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Petition against Banff pedestrian zone declared valid

With Banff Town Manager Kelly Gibson declaring the petition against the Banff Avenue pedestrian zone valid, council must respond within 30 days.
A petition against the pedestrian zone in Banff photographed in January. JUNGMIN HAM RMO PHOTO

BANFF –  A petition of more than 1,000 residents opposing Banff’s downtown pedestrian zone has been declared valid.

On Monday (April 15), Town Manager Kelly Gibson declared the petition valid under Alberta’s Municipal Government Act, with 1,019 signatures, which is more than the required 10 per cent of Banff’s population.

By declaring the petition valid, Banff town council must respond within 30 days.

“As a result of my review, I find that the Downtown Pedestrian Zone Petition has been sufficiently filed and contains more than the required number of signatures,” said Gibson in the declaration.

“The Downtown Pedestrian Zone Petition to the Town of Banff Council has therefore been deemed as valid.”

The Town of Banff will now prepare a bylaw for the May 13 meeting to reverse council’s January decision to go with a car-free downtown pedestrian zone this year.

Within 30 days of first reading of that bylaw on May 13, council must then decide whether to pass the bylaw overturning its earlier pedestrian zone decision, or hold a binding plebiscite within 90 days of first reading of the bylaw.

If council goes the route of a vote of the electorate and doesn’t pass all three readings on May 13, a plebiscite would be held on or before Aug. 12 if first reading occurs.

The length of time permitted before a vote is called allows for required advertising, advanced voting, venue booking and securing approved voting machines and hiring adequate staffing for conducting a vote.

“I continue to respect the democratic process as it relates to the petition and I respect the CAO’s determination that it’s a valid petition. As well, the residents who organized and signed the petition have absolutely been heard through this process,” said Mayor Corrie DiManno.

“Council will now review this bylaw on May 13 and make decisions on how to proceed.”

The minimum number of signatures required for this type of petition was 887, 10 per cent of Banff’s population based on the 2017 municipal census of 8,865 residents.

Of the 1,114 names submitted, 1,019 were declared sufficient, representing 11.5 per cent of the population.

The petition and its names and addresses will be kept confidential in accordance with Alberta law.

The petitioners argue there’s a variety of unresolved issues related to the pedestrian zone, from concerns over evacuation routes and business equity to a diminished quality of life for residents on neighbouring streets where tourist and commercial traffic is diverted.

Leslie Taylor, a former two-term mayor and two-term town councillor who spearheaded the petition against the pedestrian zone, thanked Gibson and staff members who diligently worked through the tough process of petition validation.

“I’m sure that everyone who worked on the petition and the many Banff voters who signed it are delighted with this outcome,” she said.

“We all look forward to hearing from the Town regarding next steps.”

In the meantime, the Town of Banff is still accepting applications for this upcoming season’s pedestrian zone set to open on the May long weekend.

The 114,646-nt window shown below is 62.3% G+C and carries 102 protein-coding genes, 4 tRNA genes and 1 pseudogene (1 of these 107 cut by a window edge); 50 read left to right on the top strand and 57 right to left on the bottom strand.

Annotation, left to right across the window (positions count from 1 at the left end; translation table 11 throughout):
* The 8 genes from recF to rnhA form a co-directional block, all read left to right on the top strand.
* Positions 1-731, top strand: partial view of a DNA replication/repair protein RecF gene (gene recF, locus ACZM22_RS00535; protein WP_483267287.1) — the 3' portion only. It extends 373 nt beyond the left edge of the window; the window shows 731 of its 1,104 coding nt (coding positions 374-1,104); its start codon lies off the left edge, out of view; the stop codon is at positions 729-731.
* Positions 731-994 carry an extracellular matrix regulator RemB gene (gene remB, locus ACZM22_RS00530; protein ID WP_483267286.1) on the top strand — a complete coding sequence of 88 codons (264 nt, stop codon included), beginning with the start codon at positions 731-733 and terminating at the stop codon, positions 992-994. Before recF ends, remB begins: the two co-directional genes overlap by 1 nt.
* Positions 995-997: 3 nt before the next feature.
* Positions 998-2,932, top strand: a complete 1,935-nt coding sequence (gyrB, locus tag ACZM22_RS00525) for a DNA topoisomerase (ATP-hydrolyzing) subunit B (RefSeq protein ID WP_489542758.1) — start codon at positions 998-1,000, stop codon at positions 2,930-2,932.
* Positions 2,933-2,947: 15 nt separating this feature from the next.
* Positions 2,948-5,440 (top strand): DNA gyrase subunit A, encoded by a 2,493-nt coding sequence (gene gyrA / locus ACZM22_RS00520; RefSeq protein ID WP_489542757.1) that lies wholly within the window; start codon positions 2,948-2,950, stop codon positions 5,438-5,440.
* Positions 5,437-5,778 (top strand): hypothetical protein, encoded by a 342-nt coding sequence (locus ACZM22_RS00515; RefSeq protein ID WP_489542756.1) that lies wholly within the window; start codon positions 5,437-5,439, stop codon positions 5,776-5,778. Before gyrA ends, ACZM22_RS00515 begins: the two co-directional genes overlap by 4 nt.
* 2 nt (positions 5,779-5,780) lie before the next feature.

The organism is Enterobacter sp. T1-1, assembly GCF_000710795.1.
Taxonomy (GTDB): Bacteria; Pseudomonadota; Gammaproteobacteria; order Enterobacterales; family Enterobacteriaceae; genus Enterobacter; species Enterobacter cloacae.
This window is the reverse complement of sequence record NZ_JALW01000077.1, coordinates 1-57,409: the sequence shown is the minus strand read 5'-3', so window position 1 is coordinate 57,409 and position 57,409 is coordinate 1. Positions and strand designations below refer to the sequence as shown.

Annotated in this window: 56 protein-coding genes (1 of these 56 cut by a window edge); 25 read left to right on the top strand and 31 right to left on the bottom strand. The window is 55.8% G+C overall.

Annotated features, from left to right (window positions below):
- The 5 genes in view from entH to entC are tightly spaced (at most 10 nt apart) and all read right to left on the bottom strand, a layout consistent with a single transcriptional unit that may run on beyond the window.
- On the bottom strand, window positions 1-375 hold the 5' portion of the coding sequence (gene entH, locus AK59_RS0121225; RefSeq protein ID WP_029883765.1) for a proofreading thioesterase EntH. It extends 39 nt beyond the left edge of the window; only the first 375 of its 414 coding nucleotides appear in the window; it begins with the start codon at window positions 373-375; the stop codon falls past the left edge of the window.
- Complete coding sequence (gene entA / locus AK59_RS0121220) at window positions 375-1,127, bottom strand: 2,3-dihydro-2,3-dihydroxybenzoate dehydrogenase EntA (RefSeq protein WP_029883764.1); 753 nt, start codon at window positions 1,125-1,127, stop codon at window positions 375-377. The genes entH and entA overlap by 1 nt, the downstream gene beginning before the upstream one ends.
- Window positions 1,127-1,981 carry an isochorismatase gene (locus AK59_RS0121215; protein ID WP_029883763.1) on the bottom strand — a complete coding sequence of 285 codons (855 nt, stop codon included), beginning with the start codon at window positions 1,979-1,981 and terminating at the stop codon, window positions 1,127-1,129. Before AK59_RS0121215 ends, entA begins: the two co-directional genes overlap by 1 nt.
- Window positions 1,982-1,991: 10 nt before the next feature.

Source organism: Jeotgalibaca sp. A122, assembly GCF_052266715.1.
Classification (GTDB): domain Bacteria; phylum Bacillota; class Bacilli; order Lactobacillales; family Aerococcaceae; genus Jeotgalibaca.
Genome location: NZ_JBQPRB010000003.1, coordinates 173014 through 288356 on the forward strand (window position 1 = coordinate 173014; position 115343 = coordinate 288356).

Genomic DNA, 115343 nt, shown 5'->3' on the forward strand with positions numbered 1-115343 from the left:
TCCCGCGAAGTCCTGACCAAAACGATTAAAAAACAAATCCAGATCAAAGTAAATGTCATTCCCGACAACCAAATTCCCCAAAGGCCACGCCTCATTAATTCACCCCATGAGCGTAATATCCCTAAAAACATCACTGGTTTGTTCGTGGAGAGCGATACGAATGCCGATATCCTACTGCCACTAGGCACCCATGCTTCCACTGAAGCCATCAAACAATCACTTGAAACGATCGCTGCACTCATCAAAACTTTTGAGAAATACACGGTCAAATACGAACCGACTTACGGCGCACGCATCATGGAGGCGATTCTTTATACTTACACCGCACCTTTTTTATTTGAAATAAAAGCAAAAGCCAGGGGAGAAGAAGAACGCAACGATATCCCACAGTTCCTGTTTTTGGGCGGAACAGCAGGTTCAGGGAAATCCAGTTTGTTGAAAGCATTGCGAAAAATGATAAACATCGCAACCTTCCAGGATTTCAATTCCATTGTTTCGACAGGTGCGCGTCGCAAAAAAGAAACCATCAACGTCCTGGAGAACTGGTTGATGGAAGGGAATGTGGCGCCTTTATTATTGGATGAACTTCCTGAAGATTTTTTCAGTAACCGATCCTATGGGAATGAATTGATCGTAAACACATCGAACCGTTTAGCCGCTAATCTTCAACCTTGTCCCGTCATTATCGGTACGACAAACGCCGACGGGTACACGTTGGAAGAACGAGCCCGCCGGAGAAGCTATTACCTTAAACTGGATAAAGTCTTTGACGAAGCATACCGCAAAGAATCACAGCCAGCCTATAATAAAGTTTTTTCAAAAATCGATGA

Gibson said the Town of Banff will communicate with businesses that there is a chance that council may pass all three reading of the bylaw overturning the pedestrian zone on May 13.

However, in theory, if the pedestrian zone could go into September if a vote of the electorate is held in August, he said.

“The timing is difficult for us, obviously, with the start of the pedestrian zone planned for the May long weekend,” said Gibson.

“At this point we are proceeding and will proceed as the original council decision stands for now.”

Banff & Lake Louise Hospitality Association (BLLHA), which loves the animation and vibrancy the pedestrian zone brings with outdoor restaurants and retailing, hopes for a path forward for a pedestrian zone.

Wanda Bogdane, BLLHA’s executive director, said the organization hopes that the “pedestrian zone lives on as a place where our community takes to our downtown streets to congregate with others from near and far… for good, joy and collective benefit.”

"The pedestrian zone has become a wedge issue and has been weaponized by many holding differing positions,” she said, noting she believes the opportunity that resulted from health and safety measures during the COVID-19 pandemic turned into a “tremendous social incubator” for Banff.

“Things have gotten heated, and we’ve seen divisions growing in the community like crazy. It may be a sign of our times, but whatever direction lays ahead, we hope the conclusions ahead help settle the dust so we can get back to being our best Banff.
Parks Canada has also raised concerns that commercialization of public spaces with restaurant patios and retail kiosks flouts national park policy and law.

While Parks Canada is supportive of the pedestrian-friendly and public space elements of the pedestrian zone, Banff National Park superintendent Sal Rasheed said sidewalk restaurant patios and outdoor merchandise displays are against national park laws.

The pedestrian zone was created in 2020 in response to the COVID-19 pandemic to give space for pedestrians to social distance, and also allow for businesses to use public space in order to offset financial impacts from public health measures.

Council continued the project as a pilot supporting economic recovery and returning visitation in 2022 and 2023. It is estimated there are about 30,000 pedestrians on most days in downtown Banff.


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